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Man’s business, which employs a number of people, appeared to be run as a one-man operation, court told 
A High Court judge has made interim orders aimed at protecting the business and personal finances of a man who suffered a brain injury following a sudden heart attack in recent months. 
The orders were sought in the context of an intended inquiry into whether the man, aged in his 50s, divorced, and the sole director of his business, should be made a ward of court based on concerns about his neurological recovery following an out of hospital cardiac arrest. The most recent prognosis is that his brain impairment is irreversible. He has also been affected by a Covid-19 outbreak in the hospital care unit where he is being treated, the court heard. 
His case came before Mr Justice Richard Humphreys on when the judge was asked by Proinsias Ó Maolchalain, representing the man’s solicitor for interim orders pending a wardship inquiry. The solicitor had petitioned for wardship last month on foot of medical reports obtained by him arising from his concerns about the man’s capacity when the man failed to recognise him during a hospital visit and appeared disorientated. 
On Tuesday, the judge agreed to make interim orders appointing Patricia Hickey, general solicitor for wards of court, as guardian of the fortune of the man, who is understood to have substantial assets. The orders, made under the court’s inherent jurisdiction, permit Ms Hickey to deal with aspects of the affairs of the man’s company, including to have him replaced by another director, and allowing her report to the court on proposals for it into the future.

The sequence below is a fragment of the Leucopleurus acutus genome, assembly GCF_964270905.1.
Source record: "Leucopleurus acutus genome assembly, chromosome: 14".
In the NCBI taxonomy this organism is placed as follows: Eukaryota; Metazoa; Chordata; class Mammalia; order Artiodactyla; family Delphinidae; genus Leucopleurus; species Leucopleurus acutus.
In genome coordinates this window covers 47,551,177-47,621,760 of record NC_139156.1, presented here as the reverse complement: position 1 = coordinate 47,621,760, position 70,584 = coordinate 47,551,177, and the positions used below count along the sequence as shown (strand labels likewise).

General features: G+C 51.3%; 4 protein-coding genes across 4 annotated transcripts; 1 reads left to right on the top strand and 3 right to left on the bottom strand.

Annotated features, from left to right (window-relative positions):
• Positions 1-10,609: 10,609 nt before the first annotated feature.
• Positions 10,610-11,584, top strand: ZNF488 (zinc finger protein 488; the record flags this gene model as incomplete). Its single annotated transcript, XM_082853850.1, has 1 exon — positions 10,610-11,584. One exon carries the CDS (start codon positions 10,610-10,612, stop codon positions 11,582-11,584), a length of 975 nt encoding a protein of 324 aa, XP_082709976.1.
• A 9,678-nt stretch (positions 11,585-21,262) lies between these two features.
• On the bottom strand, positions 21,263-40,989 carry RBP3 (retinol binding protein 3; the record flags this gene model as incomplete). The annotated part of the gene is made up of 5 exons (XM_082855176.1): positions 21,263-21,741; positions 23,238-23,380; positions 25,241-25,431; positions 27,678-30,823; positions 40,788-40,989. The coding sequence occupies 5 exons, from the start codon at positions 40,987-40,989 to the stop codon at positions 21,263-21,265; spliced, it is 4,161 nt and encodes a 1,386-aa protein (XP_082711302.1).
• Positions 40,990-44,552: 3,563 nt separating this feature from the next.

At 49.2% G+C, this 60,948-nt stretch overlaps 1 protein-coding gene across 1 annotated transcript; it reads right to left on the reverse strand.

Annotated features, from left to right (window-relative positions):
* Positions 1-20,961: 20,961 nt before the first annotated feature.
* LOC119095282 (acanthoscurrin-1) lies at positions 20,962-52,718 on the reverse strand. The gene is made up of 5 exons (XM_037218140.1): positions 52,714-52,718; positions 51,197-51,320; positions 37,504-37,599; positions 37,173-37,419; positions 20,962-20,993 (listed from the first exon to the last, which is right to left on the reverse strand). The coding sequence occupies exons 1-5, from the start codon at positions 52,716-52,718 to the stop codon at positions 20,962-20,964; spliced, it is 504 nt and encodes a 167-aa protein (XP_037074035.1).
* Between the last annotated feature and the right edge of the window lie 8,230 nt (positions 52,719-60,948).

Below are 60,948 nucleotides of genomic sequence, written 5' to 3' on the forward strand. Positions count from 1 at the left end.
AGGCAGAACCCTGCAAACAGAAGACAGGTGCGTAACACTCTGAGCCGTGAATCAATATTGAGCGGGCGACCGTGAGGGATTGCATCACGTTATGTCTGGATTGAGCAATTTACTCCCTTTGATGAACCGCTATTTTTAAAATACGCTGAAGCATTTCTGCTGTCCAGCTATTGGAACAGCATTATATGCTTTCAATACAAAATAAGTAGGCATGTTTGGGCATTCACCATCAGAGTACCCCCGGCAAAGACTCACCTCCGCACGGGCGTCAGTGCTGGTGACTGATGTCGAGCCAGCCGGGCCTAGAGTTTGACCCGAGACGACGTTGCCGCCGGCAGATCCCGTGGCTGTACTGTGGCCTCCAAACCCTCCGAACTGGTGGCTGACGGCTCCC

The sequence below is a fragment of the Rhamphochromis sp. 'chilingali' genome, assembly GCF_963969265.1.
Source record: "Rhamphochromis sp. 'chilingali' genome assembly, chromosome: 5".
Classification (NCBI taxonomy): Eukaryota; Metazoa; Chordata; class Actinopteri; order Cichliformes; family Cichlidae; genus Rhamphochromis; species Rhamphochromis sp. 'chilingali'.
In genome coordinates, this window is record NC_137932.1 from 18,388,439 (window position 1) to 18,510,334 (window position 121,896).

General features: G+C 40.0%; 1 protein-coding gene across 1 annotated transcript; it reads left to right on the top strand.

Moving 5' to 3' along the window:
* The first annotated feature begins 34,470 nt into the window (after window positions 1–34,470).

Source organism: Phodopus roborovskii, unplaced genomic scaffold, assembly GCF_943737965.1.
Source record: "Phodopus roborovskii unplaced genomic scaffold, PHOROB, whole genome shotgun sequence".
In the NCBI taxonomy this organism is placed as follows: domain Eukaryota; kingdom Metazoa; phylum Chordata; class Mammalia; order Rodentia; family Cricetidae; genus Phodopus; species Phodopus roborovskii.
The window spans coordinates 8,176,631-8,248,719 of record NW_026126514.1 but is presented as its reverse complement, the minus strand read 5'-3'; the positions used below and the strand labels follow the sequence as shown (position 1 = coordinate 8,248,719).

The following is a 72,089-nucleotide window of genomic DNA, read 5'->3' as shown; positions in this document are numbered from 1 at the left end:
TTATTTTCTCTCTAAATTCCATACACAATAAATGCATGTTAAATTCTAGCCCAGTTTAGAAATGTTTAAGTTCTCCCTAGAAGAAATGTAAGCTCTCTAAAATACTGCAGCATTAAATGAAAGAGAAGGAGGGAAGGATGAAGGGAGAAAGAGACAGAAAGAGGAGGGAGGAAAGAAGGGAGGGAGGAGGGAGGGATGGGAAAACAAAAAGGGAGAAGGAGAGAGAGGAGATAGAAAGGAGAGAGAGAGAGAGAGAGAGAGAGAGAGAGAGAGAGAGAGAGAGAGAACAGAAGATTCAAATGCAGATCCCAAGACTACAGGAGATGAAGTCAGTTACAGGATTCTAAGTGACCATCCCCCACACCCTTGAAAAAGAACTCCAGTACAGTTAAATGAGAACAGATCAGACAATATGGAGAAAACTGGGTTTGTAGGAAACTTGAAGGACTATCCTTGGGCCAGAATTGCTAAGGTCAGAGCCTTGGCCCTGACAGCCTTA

The judge also made orders permitting Ms Hickey to operate the man’s personal bank account for purposes including continuing his private health insurance and maintenance payments. 
An independent medical visitor was appointed to carry out a capacity assessment of the man and a guardian ad litem to represent the man’s interests was also appointed. 
The judge further directed the Central Bank be put on notice of the matter. Ms Hickey told the judge she had asked a forensic accountant to make inquiries with the bank dealing with the man’s affairs and she required the orders sought to deal with aspects of its affairs so as to preserve its assets and to ensure the company complies with its obligations. 
The business, which employs a number of people, appeared to be run as a one-man operation, she said. One priority was to retain the goodwill the man had built up in the business with a view to either keeping it going or perhaps selling it, she added. 
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